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Face of Defense: Soldier Finds Path to Law Enforcement Career

By Army Staff Sgt. Michael Davis New York National Guard

CAMP SMITH TRAINING SITE, Cortlandt Manor, N.Y., July 14, 2017 — When Army Sgt. Joseph Selchick was a boy, he would dress up for Halloween as either a soldier or a police officer and pretend to save his neighbors from danger.

Almost two decades later, he now wears both uniforms as a member of the New York Army National Guard and as a deputy sheriff.

Selchick, a nine-year military police officer with the 727th Law and Order Detachment, New York Army National Guard, graduated from the sheriff’s academy on June 23, 2017, and is now a deputy sheriff with the Rockland County Sheriff’s Department.

After waiting four years for the next available civil service exam, Selchick scored a 90 percent in 2012, a grade which would have allowed him to take a position sooner, but in a community farther from home. So, he waited for the right opportunity to serve locally.

Protecting Others

Born and raised in Rockland County, Selchick said he felt obligated to protect the people he’s known his entire life.

“There’s nothing better than being able to protect your home -- where you grew up,” Selchick said.

The 20-week long academy, which was staffed by former Marines, Army Rangers, Special Forces and former FBI agents, wasn’t as daunting for Selchick as it was for some of the other recruits.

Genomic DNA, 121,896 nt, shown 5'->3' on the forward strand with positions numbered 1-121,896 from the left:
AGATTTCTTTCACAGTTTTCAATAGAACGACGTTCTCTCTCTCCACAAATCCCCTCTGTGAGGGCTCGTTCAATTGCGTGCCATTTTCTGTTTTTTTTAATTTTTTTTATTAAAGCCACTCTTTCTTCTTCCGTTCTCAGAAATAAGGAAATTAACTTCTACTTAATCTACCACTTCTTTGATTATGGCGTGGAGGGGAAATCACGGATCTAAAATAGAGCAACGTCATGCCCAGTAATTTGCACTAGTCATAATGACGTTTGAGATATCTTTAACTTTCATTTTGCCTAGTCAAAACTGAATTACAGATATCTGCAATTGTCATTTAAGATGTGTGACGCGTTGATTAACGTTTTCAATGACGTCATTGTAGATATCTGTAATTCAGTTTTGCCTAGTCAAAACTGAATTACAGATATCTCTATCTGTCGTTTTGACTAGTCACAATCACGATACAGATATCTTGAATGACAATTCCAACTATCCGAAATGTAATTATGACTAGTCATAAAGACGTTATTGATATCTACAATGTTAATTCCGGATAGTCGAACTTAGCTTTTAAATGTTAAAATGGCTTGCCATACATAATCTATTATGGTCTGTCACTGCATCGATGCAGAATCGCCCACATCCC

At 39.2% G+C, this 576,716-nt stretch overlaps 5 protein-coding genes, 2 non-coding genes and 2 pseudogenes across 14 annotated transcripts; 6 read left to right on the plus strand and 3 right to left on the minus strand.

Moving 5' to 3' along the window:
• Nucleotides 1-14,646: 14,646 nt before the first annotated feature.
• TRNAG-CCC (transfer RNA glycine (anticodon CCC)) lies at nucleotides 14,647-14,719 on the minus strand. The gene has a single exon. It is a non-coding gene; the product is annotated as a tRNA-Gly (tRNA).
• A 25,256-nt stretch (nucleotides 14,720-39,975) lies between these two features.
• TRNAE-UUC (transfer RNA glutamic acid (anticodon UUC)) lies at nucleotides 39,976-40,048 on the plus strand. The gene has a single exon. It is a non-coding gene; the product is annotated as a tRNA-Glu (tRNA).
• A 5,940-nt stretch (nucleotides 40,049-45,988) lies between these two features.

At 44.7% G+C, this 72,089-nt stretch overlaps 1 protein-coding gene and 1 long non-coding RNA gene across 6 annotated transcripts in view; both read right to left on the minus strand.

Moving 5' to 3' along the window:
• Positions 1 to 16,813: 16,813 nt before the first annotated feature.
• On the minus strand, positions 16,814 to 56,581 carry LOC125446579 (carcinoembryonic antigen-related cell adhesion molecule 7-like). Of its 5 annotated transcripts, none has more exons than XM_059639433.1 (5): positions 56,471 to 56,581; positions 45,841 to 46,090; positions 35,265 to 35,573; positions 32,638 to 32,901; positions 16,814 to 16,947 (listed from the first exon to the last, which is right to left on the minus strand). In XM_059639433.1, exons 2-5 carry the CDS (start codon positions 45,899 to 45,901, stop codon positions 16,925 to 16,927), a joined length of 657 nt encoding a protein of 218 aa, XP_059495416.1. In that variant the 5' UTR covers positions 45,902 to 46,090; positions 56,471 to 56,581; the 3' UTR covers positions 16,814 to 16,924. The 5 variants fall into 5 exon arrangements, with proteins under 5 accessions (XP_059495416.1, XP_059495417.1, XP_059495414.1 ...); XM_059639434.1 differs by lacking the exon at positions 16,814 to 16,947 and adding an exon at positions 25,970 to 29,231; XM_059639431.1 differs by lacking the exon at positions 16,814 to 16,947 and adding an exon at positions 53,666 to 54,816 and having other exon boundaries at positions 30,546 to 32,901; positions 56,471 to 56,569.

Selchick credits his Army National Guard training with not only feeling more confident when preparing for the academy, but also with the skills and experience needed to excel.

“Seventy-five percent of the academy was shooting, car stops and cuffing,” Selchick said. “I’ve not only been trained on these tasks, but I’ve actually done all of them in the Guard; I had a huge advantage.”

Despite his experience, there was still plenty of room to learn new techniques.

“My favorite part was being on the range and learning to shoot from different angles … on our backs and even through our legs,” Selchick said. “You can never get enough training.”

He’s not keeping that new training to himself. Selchick was in touch with his unit throughout his time at the academy and has coordinated a training plan to teach his new skills to other soldiers.

Taking this new training back to his unit will help make it more effective in domestic and deployed environments, Selchick said.

“My advice to anyone who wants to become a police officer is to join the Guard, first,” he said. “I know that it’s made me a better officer.”